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Document on fraternity. Mons. Coda (theologian): “Spiritual and political bearing for the future”

We asked Mons. Piero Coda, expert in dialogue, to provide a “theological” reading on the Document on Human Fraternity in the light of the Second Vatican Council. “Religions – he said – are not closed systems given once and for all. They are impermanent, subject to growth: the Spirit of the Lord urges us on and we must receive it and embrace it"

(Foto Vatican Media/SIR)

“The Document unquestionably reposes upon prayer and reflection. This can be seen in its spiritual – and, to a certain extent, political – import that it can ultimately take on.” We have asked Msgr. Pietro Coda, theologian, dean of “Sophia” University Institute in Loppiano, to provide us with an “insight” of the Document on Human Fraternitysigned in Abu Dhabi by Pope Francis and by the Grand Imam of Al-Azhar, Ahmed Al-Tayyeb. Numerous experts (Muslims and Catholics) and observers of Muslim-Christian dialogue had no hesitation in defining it a “historic” document. Speaking to journalists on the return flight to Rome the Pope explained that the document “was prepared with much reflection and also praying.” It was developed “over almost a year”, “so as to mature”, “to not give birth to the child before the time, that it might be mature.”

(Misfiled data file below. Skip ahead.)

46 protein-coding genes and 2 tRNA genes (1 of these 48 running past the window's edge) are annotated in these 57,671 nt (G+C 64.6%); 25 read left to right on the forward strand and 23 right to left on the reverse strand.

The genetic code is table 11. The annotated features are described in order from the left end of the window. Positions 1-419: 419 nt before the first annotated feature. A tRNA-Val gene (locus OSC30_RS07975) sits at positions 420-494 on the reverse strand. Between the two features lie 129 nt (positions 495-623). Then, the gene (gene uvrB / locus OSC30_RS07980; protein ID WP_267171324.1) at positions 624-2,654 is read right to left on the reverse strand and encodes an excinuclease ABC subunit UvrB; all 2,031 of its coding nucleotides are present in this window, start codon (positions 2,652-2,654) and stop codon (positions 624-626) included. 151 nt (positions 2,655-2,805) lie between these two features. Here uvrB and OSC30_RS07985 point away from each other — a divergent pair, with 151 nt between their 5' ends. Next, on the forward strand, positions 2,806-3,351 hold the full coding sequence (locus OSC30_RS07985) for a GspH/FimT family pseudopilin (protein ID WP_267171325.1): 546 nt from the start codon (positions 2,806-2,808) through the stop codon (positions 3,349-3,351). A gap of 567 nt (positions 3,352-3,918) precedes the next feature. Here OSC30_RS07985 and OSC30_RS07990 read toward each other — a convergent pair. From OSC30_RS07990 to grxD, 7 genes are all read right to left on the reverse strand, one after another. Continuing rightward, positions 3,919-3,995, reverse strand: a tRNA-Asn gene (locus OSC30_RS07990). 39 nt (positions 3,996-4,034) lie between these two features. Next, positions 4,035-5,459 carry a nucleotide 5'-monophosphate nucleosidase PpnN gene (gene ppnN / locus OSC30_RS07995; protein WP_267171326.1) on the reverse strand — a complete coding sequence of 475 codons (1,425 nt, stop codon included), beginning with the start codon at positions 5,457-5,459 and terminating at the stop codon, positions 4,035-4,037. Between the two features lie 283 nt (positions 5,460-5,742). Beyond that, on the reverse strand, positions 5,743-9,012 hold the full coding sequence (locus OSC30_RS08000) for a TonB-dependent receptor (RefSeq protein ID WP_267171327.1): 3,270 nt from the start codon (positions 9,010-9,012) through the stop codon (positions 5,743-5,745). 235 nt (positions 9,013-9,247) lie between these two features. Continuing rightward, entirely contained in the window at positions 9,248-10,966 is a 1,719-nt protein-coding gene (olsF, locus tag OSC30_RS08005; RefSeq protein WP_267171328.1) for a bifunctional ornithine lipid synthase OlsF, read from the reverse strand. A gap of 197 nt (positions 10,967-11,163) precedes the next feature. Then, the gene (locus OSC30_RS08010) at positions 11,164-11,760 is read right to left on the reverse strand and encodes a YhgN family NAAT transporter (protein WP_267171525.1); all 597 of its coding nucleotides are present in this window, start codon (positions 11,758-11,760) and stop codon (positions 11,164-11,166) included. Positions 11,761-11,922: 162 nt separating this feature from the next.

Mons. Coda, you are a theologian and a member of dialogue Commissions. Are you surprised by this working method lived in prayer and extended in time?
It is not a joint act of diplomacy but a declaration with strategic significance. It presupposes, on the one side, the two partners standing together before God to ask Him in sincere willingness to surrender to His will: what do you want of us today? On the other it entails in-depth discernment in the light of the respective belief in God’s plan for human history, of humanity’s tragic – and under many aspects crucial -moment in time, to jointly ask:

what must we do today to be faithful to the Lord’s plan for love?

During the in-flight press conference the Pope pointed out: “From the Catholic point of view, the document does not pull away one millimeter from Vatican II.” What is the focus point that underlies the Abu Dhabi document?